When he’s not home in Hawaii, independent Howard Salmon focuses on costs and services to produce a healthy income. He also shares his musical passion along the way.
Howard Salmon, 49, is among rare company: He’s one of very few continental U.S. truckers to call Hawaii home. “I live in Haleiwa,” he says. “It’s on Oahu – I have to work over here for most of the year, park my truck in wintertime and spend the winter out there. The way I look at it is you only live one time.”
The drive to make the most of his time helps his business, too, where he nets $75,000 to $80,000 yearly hauling specialty foods, produce and other refrigerated freight in a long-paid-for and somewhat modified 1999 Kenworth W900L and Great Dane spread-axle reefer.
That drive also feeds a growing passion for music. This year, Salmon released his first country music record and shipped 600 copies to U.S. troops with the Owner-Operator Independent Drivers Association’s Truckers for Troops program.
The roots of his trucking and musical interests run to his own military service. His first driving job was in the late 1970s as a tow-truck operator while stationed with the U.S. Army in Kansas, Korea and Oklahoma.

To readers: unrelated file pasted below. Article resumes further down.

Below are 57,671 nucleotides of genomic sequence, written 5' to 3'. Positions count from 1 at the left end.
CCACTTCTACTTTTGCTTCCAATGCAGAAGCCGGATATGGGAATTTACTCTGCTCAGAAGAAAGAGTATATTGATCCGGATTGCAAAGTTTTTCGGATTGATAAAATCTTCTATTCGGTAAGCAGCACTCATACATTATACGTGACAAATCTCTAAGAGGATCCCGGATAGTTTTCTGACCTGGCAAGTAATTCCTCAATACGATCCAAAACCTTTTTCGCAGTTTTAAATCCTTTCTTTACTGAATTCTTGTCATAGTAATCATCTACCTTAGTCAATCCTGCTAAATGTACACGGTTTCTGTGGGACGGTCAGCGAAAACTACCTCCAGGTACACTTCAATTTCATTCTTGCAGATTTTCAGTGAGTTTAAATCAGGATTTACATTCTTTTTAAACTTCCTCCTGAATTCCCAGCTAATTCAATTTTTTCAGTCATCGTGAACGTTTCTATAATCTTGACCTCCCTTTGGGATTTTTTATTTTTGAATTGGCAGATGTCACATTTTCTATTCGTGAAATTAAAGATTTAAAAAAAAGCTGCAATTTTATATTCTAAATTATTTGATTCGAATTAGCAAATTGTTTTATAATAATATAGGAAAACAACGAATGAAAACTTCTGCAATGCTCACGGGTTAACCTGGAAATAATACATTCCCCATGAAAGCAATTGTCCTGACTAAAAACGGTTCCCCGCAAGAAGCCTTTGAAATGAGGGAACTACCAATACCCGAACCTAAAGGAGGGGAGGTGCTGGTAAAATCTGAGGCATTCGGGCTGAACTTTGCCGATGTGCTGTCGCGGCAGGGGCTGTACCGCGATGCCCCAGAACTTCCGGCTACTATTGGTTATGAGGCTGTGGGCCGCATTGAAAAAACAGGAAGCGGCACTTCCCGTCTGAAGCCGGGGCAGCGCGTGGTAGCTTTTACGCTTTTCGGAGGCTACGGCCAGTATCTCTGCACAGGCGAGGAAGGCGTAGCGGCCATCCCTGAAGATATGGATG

He followed his army term as a driver stationed at Travis Air Force Base closer to his childhood home near Sacramento, Calif. “I drove anything they had,” he says. His mother first inspired the interest in music that blossomed while he was stationed at Travis. There, he “sang in the church with my friends and started to play the guitar,” he says.
His first trucking job was as a company driver for Morris Claiborn’s small fleet hauling brokered freight for Silva Bros. Orchards and Trucking of Sebastopol, Calif. Starting out in a 1976 Peterbilt cabover, “I had to open both windows and kick the door vent open just to try to stay cool,” he says.
“He was one of the tops,” says Bill Silva, who jumped at the chance to hire Salmon when Claiborn moved to North Carolina. “He never argued about what he did or didn’t want to do. He just went ahead and did it.” In 1985, the Silvas invested in a brand-new 1986 Pete to reward Salmon for his effort.
“I hated to see him go,” Silva says. “He was no dummy. He put [the specifics of the business] together pretty much on his own, and knew he could make it.”
Salmon utilized Silva Bros. for brokered freight early on, and his wife, Mary, urged him on from the get-go. Salmon had tried his hand at local work in Santa Rosa, Calif., when he met her; they were married a year later.
As he tells it, “She said, ‘I’m tired of your boss driving a new car while you’re running around in that old pickup truck. Why don’t you buy your own truck?’”
Mary “always took care of my paperwork” in the early days of the business, Salmon adds, as he hauled in a 1990 Kenworth T600 he bought used in 1995. The two proved an excellent team, with Salmon trading up to a new 1999 W900L he runs to this day.